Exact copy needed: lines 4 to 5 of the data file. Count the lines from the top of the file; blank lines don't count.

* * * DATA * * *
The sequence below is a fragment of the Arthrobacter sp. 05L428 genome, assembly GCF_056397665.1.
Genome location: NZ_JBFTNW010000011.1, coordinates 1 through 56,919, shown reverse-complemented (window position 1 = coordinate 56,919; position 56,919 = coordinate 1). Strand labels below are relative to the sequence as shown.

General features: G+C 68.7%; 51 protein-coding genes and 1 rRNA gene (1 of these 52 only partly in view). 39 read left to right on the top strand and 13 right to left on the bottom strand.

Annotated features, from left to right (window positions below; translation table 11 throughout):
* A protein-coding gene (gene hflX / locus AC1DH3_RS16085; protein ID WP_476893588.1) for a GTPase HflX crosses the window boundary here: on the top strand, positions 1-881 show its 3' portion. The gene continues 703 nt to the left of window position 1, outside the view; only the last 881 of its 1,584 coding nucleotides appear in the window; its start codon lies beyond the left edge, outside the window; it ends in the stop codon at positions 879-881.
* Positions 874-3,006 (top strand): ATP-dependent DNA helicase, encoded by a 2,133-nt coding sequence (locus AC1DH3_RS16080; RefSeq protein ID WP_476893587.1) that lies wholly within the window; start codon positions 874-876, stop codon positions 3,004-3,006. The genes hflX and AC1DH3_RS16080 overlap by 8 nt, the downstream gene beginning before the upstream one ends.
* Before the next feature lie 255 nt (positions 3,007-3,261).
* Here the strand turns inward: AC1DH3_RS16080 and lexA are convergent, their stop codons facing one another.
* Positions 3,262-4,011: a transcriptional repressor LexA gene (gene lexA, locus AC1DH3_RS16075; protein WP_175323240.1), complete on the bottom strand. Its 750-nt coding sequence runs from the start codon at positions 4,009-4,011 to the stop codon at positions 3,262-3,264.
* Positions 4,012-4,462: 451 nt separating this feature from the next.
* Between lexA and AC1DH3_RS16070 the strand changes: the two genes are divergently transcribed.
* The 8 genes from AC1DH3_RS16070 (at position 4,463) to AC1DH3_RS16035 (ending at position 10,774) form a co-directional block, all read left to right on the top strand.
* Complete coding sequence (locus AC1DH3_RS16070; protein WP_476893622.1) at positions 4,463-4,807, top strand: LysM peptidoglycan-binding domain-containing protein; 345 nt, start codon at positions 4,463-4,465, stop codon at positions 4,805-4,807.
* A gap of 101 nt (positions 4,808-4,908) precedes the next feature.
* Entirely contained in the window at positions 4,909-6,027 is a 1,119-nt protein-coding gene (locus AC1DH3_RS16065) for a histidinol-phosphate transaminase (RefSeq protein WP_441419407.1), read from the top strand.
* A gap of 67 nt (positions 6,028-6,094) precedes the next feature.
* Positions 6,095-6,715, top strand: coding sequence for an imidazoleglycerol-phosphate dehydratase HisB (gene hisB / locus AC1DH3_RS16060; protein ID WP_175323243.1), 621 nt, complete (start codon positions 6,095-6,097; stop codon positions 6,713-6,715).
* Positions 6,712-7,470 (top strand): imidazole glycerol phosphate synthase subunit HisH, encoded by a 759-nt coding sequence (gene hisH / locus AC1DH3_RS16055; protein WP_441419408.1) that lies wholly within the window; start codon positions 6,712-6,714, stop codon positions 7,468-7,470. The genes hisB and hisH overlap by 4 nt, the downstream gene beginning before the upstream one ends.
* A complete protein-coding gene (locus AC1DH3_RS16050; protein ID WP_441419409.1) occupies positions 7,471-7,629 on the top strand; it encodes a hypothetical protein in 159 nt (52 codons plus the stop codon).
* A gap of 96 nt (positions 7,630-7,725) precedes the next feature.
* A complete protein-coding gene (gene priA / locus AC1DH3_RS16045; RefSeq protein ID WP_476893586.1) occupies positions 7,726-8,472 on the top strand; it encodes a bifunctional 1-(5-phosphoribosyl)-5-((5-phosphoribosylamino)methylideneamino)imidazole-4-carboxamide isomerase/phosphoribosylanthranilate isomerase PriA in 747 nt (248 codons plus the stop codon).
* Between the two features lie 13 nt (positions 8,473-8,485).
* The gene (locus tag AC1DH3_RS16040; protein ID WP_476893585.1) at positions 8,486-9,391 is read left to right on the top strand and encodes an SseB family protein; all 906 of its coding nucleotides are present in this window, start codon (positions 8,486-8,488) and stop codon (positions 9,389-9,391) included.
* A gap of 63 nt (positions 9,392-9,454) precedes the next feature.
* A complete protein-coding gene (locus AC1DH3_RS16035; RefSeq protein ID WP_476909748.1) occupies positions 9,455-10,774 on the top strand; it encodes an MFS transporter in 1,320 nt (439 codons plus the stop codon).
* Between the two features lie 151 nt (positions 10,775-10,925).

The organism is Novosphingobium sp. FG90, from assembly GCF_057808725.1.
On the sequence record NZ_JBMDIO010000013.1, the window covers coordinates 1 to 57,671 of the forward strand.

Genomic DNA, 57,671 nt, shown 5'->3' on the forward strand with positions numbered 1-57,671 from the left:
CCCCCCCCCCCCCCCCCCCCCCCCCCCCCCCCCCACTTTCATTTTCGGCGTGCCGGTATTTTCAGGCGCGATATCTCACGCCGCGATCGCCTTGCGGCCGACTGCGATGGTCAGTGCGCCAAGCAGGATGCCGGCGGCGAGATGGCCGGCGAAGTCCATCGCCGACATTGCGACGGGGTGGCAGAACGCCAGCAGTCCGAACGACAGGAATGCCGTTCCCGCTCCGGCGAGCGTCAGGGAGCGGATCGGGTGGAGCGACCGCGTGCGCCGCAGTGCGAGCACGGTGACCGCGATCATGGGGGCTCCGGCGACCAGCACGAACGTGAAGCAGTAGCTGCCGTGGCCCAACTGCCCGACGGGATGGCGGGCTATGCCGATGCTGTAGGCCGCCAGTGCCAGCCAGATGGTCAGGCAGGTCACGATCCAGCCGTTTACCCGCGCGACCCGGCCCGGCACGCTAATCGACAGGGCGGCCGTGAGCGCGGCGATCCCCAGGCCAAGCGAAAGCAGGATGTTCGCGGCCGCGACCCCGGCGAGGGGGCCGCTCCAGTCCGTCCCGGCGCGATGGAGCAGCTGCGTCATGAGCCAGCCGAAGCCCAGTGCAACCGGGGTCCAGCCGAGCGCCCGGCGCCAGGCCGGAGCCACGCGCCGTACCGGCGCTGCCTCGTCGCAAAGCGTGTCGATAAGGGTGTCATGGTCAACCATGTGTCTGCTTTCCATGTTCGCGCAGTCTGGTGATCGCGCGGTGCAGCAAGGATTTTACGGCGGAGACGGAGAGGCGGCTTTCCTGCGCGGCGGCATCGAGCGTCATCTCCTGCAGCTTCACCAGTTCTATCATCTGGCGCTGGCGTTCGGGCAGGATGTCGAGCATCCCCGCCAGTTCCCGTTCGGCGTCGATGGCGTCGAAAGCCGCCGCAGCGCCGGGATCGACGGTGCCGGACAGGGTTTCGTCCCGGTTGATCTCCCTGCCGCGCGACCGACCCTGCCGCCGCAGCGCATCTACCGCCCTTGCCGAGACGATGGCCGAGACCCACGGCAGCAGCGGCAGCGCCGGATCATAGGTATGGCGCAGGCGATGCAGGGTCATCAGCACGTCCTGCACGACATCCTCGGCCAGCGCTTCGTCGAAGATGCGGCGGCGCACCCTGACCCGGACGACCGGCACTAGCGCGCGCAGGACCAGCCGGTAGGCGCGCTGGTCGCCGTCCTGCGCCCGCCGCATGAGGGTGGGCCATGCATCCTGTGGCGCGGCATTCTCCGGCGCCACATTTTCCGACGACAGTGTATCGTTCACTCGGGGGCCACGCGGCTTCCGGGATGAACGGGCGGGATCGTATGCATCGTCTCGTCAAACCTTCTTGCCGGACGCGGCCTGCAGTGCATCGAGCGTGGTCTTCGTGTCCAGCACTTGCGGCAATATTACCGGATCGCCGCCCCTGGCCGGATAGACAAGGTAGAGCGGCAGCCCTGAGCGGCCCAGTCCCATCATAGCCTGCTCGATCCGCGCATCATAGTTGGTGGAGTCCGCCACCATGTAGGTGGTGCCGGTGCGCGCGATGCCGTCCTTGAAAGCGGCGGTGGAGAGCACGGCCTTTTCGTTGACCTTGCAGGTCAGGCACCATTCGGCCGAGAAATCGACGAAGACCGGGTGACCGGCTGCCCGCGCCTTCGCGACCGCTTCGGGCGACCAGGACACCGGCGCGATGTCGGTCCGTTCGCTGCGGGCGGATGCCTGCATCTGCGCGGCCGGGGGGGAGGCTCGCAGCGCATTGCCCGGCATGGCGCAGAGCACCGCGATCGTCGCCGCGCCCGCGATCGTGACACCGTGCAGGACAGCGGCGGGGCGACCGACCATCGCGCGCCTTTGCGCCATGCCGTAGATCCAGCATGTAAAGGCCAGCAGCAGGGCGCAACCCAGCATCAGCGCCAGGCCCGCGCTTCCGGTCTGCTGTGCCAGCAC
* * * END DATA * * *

Annotated features, from left to right (window positions below; translation table 11 throughout):
* A protein-coding gene (gene hflX / locus AC1DH3_RS16085; protein ID WP_476893588.1) for a GTPase HflX crosses the window boundary here: on the top strand, positions 1-881 show its 3' portion. The gene continues 703 nt to the left of window position 1, outside the view; only the last 881 of its 1,584 coding nucleotides appear in the window; its start codon lies beyond the left edge, outside the window; it ends in the stop codon at positions 879-881.